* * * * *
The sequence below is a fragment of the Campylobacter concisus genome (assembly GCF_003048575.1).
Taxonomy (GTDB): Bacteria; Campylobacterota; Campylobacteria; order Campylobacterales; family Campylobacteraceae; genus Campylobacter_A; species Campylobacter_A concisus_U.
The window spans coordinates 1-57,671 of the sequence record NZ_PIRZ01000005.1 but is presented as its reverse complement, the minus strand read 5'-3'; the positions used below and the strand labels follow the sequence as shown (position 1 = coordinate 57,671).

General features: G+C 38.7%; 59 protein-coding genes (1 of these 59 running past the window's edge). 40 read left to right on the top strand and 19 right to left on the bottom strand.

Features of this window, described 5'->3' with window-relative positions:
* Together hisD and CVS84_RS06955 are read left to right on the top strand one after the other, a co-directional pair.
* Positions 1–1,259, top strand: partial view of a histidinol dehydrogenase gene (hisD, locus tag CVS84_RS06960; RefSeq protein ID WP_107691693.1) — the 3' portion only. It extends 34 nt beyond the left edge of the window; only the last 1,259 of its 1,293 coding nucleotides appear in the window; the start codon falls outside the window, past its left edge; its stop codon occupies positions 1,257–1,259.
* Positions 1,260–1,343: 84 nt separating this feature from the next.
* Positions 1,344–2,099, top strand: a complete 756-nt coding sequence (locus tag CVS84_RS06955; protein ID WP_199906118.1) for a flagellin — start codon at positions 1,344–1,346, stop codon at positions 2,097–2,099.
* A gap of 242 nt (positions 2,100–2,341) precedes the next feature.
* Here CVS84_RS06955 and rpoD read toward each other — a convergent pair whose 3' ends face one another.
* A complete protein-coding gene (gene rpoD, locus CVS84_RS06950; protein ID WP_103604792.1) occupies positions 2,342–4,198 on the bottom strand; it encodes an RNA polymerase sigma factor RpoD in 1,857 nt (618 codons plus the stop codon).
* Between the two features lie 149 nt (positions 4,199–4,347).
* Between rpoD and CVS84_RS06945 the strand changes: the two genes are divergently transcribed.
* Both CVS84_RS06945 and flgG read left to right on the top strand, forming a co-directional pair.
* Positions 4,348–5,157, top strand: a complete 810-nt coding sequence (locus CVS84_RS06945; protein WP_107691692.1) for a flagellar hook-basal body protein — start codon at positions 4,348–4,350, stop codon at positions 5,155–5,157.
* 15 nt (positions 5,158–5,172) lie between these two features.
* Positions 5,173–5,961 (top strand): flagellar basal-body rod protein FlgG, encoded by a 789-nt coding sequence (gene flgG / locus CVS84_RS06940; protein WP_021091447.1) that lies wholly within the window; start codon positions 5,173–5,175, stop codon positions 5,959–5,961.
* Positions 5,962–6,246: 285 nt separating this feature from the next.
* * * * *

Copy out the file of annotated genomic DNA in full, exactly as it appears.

The sequence below is a fragment of the Campylobacter concisus genome (assembly GCF_003048575.1).
Taxonomy (GTDB): Bacteria; Campylobacterota; Campylobacteria; order Campylobacterales; family Campylobacteraceae; genus Campylobacter_A; species Campylobacter_A concisus_U.
The window spans coordinates 1-57,671 of the sequence record NZ_PIRZ01000005.1 but is presented as its reverse complement, the minus strand read 5'-3'; the positions used below and the strand labels follow the sequence as shown (position 1 = coordinate 57,671).

General features: G+C 38.7%; 59 protein-coding genes (1 of these 59 running past the window's edge). 40 read left to right on the top strand and 19 right to left on the bottom strand.

Features of this window, described 5'->3' with window-relative positions:
* Together hisD and CVS84_RS06955 are read left to right on the top strand one after the other, a co-directional pair.
* Positions 1–1,259, top strand: partial view of a histidinol dehydrogenase gene (hisD, locus tag CVS84_RS06960; RefSeq protein ID WP_107691693.1) — the 3' portion only. It extends 34 nt beyond the left edge of the window; only the last 1,259 of its 1,293 coding nucleotides appear in the window; the start codon falls outside the window, past its left edge; its stop codon occupies positions 1,257–1,259.
* Positions 1,260–1,343: 84 nt separating this feature from the next.
* Positions 1,344–2,099, top strand: a complete 756-nt coding sequence (locus tag CVS84_RS06955; protein ID WP_199906118.1) for a flagellin — start codon at positions 1,344–1,346, stop codon at positions 2,097–2,099.
* A gap of 242 nt (positions 2,100–2,341) precedes the next feature.
* Here CVS84_RS06955 and rpoD read toward each other — a convergent pair whose 3' ends face one another.
* A complete protein-coding gene (gene rpoD, locus CVS84_RS06950; protein ID WP_103604792.1) occupies positions 2,342–4,198 on the bottom strand; it encodes an RNA polymerase sigma factor RpoD in 1,857 nt (618 codons plus the stop codon).
* Between the two features lie 149 nt (positions 4,199–4,347).
* Between rpoD and CVS84_RS06945 the strand changes: the two genes are divergently transcribed.
* Both CVS84_RS06945 and flgG read left to right on the top strand, forming a co-directional pair.
* Positions 4,348–5,157, top strand: a complete 810-nt coding sequence (locus CVS84_RS06945; protein WP_107691692.1) for a flagellar hook-basal body protein — start codon at positions 4,348–4,350, stop codon at positions 5,155–5,157.
* 15 nt (positions 5,158–5,172) lie between these two features.
* Positions 5,173–5,961 (top strand): flagellar basal-body rod protein FlgG, encoded by a 789-nt coding sequence (gene flgG / locus CVS84_RS06940; protein WP_021091447.1) that lies wholly within the window; start codon positions 5,173–5,175, stop codon positions 5,959–5,961.
* Positions 5,962–6,246: 285 nt separating this feature from the next.